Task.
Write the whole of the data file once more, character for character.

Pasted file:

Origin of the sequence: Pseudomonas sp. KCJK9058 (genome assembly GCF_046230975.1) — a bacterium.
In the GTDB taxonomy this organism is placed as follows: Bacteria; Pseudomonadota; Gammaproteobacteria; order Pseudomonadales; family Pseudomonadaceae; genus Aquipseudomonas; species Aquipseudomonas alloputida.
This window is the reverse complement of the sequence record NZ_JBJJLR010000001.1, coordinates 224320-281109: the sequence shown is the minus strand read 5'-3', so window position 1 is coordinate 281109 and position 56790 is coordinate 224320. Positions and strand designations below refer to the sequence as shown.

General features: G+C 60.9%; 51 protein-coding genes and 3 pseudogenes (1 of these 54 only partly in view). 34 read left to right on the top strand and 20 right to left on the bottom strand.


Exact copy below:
Origin of the sequence: Pseudomonas sp. KCJK9058 (genome assembly GCF_046230975.1) — a bacterium.
In the GTDB taxonomy this organism is placed as follows: Bacteria; Pseudomonadota; Gammaproteobacteria; order Pseudomonadales; family Pseudomonadaceae; genus Aquipseudomonas; species Aquipseudomonas alloputida.
This window is the reverse complement of the sequence record NZ_JBJJLR010000001.1, coordinates 224320-281109: the sequence shown is the minus strand read 5'-3', so window position 1 is coordinate 281109 and position 56790 is coordinate 224320. Positions and strand designations below refer to the sequence as shown.

General features: G+C 60.9%; 51 protein-coding genes and 3 pseudogenes (1 of these 54 only partly in view). 34 read left to right on the top strand and 20 right to left on the bottom strand.